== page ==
In the period of Work Package 2 Dr. Filioli Uranio carefully analysed book 42 of the Secretaria de Estado of the Archivo General de Simancas. Furthermore, thanks to his secondment at the EHESS in Paris, Dr. Filioli Uranio was able to discuss Book 42 with Professor Bernard Vincent (EHESS), an expert in the history of slavery in the Iberian Peninsula. His stay at the EHESS was an opportunity to follow the seminars of the CRH (Centre de Recherches Historiques) and of the GEI (Groupe d'Études Ibériques), especially those organized by Antoine Roullet, Jean-Paul Zúñiga, Natalia Muchnik and Alessandro Stanziani. During the same period, on June 22, 2019 Dr. Filioli Uranio was invited by Antoine Roullet and Jean-Paul Zúñiga to hold a seminar at the GEI.
During his secondment, on May 3rd and 4th 2019, Dr. Filioli Uranio held a seminar at Brown University (Providence, USA) entitled: Identity, Value, Price, Mobility: The Market of Captives and Slaves in Early Modern Naples and Valencia, (Brown University - The Mediterranean Seminar Spring 2019 Workshop: “Captivity & Ransom”).
During the month of the Work Package 3 Dr. Filioli Uranio was able to start writing a first index of the monograph on slavery in Naples and Valencia in the 16th and 17th centuries.
The six months of the Work Package 4 were used to prepare a first draft of the first chapters of the monograph. In addition, his second year of Fellowship corresponded with the assignment of teaching the course of Historia de los Origenes de Europa, in the part of Early Modern History at the University of Valencia (1.5 credits, 15 hours in the first semester 2019 -2020).
In the two months of Work Package 5 Dr. Filioli Uranio continued to work on the sources, already in his possession, of the Reino de Valencia Archive.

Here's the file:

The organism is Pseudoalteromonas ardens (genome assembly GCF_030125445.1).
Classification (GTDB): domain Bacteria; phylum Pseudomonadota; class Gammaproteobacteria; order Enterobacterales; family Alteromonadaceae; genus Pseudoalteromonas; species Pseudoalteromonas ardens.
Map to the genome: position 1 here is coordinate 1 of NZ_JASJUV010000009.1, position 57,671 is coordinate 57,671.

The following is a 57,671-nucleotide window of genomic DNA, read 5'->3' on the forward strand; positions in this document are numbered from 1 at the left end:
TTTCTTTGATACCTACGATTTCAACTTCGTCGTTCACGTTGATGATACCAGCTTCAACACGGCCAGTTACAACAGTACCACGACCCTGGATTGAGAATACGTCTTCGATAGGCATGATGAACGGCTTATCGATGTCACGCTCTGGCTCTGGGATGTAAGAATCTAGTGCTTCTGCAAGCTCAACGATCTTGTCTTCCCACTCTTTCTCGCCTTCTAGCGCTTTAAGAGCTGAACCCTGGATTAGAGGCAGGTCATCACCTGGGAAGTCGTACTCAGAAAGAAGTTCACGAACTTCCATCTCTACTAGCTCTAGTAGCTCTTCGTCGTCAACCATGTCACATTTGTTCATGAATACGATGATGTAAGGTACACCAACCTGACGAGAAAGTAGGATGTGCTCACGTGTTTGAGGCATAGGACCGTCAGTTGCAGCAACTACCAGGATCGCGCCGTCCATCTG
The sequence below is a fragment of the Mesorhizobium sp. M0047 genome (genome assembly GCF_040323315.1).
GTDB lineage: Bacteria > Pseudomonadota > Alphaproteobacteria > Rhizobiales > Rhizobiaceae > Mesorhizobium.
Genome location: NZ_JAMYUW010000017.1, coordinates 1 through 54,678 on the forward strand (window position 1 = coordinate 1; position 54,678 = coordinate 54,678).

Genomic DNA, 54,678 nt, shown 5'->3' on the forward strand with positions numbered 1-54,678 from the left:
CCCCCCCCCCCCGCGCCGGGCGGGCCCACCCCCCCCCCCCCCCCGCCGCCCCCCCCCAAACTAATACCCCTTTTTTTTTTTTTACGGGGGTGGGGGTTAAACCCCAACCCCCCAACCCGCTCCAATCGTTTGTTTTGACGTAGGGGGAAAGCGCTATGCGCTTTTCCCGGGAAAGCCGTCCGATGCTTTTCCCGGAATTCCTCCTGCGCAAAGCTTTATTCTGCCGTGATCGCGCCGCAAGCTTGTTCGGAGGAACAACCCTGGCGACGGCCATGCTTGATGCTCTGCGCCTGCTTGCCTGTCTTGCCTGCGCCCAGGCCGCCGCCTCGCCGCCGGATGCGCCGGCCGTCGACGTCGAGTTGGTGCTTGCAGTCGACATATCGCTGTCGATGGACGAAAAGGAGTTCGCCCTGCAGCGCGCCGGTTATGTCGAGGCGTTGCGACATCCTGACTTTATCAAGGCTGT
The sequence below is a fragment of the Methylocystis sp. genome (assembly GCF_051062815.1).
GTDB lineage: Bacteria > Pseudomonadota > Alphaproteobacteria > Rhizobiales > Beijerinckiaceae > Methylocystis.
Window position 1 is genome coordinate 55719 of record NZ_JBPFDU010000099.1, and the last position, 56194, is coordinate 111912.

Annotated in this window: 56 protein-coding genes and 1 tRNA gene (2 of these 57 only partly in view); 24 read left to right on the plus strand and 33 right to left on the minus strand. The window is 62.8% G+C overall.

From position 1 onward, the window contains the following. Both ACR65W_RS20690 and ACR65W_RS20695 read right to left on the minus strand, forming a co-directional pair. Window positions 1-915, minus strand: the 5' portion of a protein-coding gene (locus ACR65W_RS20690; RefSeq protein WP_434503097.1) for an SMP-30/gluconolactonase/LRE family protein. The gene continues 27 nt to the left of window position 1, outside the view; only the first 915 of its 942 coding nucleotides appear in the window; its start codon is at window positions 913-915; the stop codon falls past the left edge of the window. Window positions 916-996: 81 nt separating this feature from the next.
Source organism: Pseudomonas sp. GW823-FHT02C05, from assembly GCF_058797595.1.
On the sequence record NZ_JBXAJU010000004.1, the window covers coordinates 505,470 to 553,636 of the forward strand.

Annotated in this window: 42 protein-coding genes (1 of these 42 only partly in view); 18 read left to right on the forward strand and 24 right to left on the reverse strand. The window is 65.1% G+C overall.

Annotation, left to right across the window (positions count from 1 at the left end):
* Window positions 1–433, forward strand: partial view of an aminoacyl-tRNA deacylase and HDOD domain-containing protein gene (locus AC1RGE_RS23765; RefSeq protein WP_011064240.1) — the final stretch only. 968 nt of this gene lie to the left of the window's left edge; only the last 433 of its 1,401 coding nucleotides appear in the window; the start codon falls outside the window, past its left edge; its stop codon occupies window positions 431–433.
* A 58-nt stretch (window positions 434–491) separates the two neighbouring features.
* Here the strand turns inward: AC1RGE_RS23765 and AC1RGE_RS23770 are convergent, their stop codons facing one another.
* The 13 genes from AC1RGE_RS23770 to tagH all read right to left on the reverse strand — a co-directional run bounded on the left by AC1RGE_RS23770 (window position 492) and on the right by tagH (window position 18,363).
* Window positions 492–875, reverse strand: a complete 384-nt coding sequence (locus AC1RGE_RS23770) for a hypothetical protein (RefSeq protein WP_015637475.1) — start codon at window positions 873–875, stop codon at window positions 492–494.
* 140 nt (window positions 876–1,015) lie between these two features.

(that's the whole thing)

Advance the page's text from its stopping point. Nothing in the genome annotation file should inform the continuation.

The Covid-19 Pandemic prevented the organization of the final conference of his fellowship.
Focusing on the 'identity' of slaves in a more all-round way, as this research aimed to do, made it possible to examine the topic from a different and complementary viewpoint, concentrating on the role played by economic negotiations on the formation of personal identity. This was a 'negotiated identity' in the true sense of the word, the process of which needs to be reconstructed. Henceforth, this research aimed to look at the question more closely than historiography has done to date, analyzing a genuine market of personal identities. In our opinion, the main point of reference for such a study is the recent research focusing on micro-sociology of prices. The idea is that the economic value of a man contributes to define his social identity.
The MSCA impacted positively on the fellow's career from at least three standpoints: 1) training and formation; 2) writing a monograph on a very important topic, enhancing his potential at an academic level; 3) allowing the fellow to embrace a consolidated line of research through a specific and original viewpoint, which is permitting him to become the leading scientist in a scientific area we can call the 'everyday practices of slavery'. In Italy, Dr. Filioli Uranio is applying a second-level certification in the so-called "Abilitazioni", namely the selection procedure concerning the Academic sector of early modern history. Finally, in Germany the fellow is Heinz Heinen Fellow at Bonn Center for Dependency and Slavery Study (1st of October 2020 - 30th of September 2021, University of Bonn), a very prestigious post-doc fellowship that is permitting him to continue his investigations on Mediterranean slavery and related topics (my project title is: "Embodied dependencies: the Mediterranean slavery as a social and economic global institution (XVI-XVIII centuries)").
Slave market of Constantinople, XVII century